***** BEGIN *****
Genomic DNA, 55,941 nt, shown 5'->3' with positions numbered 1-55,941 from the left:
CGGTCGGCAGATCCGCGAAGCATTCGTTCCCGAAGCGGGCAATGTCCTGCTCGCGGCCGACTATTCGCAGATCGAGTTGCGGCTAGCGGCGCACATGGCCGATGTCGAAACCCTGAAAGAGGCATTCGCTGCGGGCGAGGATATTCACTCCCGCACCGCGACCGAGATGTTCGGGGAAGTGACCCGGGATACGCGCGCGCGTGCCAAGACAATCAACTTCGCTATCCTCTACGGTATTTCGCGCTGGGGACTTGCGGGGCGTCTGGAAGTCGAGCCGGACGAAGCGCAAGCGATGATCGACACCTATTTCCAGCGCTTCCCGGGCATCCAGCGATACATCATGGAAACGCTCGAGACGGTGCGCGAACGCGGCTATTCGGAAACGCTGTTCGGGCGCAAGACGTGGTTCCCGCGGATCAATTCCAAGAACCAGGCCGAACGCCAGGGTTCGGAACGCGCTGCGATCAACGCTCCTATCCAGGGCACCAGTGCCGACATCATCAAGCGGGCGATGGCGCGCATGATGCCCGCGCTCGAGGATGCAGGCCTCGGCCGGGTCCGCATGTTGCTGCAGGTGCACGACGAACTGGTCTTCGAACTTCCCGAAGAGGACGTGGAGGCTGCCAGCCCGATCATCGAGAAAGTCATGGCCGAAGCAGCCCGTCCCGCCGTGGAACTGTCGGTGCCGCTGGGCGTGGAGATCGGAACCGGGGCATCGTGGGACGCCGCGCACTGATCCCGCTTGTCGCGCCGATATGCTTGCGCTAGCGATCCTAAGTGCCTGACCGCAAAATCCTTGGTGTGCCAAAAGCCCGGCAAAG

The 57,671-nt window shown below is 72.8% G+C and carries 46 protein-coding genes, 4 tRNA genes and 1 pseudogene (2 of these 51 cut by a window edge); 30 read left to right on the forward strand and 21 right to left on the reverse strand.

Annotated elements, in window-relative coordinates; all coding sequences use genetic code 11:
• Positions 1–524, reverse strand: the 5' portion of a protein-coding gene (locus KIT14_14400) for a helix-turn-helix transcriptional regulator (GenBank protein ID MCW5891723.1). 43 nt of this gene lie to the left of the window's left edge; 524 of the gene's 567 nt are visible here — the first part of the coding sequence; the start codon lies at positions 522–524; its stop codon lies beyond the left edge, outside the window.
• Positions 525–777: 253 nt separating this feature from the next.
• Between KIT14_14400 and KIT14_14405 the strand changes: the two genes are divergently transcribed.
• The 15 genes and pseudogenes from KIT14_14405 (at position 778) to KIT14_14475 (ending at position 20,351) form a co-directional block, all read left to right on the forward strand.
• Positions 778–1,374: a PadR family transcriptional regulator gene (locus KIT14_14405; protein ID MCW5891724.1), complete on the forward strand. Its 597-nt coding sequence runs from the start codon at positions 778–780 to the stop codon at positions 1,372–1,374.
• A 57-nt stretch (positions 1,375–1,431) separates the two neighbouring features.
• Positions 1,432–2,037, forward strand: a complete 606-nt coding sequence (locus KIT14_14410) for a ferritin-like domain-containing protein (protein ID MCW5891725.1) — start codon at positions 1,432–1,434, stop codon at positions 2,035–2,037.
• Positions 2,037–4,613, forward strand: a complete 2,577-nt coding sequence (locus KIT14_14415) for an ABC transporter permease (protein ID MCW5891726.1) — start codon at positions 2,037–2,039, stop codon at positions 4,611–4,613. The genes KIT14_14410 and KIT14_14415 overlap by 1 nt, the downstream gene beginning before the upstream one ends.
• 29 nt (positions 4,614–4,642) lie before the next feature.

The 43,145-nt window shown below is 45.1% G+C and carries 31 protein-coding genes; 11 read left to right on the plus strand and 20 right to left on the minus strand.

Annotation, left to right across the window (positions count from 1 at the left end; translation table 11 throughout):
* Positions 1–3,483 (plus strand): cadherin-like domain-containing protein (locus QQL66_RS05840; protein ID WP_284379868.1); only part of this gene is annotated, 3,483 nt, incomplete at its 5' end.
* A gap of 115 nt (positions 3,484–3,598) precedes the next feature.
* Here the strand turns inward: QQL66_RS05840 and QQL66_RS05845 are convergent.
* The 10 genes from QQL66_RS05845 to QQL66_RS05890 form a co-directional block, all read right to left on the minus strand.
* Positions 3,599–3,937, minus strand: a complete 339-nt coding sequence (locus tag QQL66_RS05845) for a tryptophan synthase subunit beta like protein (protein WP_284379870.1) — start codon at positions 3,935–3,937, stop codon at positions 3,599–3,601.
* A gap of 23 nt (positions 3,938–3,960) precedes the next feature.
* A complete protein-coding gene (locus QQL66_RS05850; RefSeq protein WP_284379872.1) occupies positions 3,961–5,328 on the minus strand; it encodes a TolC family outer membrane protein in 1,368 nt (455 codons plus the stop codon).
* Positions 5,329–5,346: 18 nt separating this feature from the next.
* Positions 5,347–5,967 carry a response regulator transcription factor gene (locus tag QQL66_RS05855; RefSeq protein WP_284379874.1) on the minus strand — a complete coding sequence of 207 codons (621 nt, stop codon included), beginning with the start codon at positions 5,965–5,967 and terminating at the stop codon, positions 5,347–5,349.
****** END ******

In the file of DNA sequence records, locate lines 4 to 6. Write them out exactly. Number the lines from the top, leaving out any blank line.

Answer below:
Annotated elements, in window-relative coordinates; all coding sequences use genetic code 11:
• Positions 1–524, reverse strand: the 5' portion of a protein-coding gene (locus KIT14_14400) for a helix-turn-helix transcriptional regulator (GenBank protein ID MCW5891723.1). 43 nt of this gene lie to the left of the window's left edge; 524 of the gene's 567 nt are visible here — the first part of the coding sequence; the start codon lies at positions 522–524; its stop codon lies beyond the left edge, outside the window.
• Positions 525–777: 253 nt separating this feature from the next.